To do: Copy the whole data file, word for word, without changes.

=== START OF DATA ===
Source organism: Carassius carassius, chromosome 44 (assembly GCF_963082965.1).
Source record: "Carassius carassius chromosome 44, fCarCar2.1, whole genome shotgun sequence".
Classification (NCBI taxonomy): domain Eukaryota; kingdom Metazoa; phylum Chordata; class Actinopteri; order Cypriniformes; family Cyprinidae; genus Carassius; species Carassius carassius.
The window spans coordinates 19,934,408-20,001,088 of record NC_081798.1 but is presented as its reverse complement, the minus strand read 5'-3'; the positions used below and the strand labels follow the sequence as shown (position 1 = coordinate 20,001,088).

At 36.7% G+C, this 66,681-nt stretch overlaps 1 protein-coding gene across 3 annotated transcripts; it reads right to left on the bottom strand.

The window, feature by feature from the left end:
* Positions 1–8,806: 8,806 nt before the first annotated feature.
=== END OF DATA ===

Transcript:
Source organism: Carassius carassius, chromosome 44 (assembly GCF_963082965.1).
Source record: "Carassius carassius chromosome 44, fCarCar2.1, whole genome shotgun sequence".
Classification (NCBI taxonomy): domain Eukaryota; kingdom Metazoa; phylum Chordata; class Actinopteri; order Cypriniformes; family Cyprinidae; genus Carassius; species Carassius carassius.
The window spans coordinates 19,934,408-20,001,088 of record NC_081798.1 but is presented as its reverse complement, the minus strand read 5'-3'; the positions used below and the strand labels follow the sequence as shown (position 1 = coordinate 20,001,088).

At 36.7% G+C, this 66,681-nt stretch overlaps 1 protein-coding gene across 3 annotated transcripts; it reads right to left on the bottom strand.

The window, feature by feature from the left end:
* Positions 1–8,806: 8,806 nt before the first annotated feature.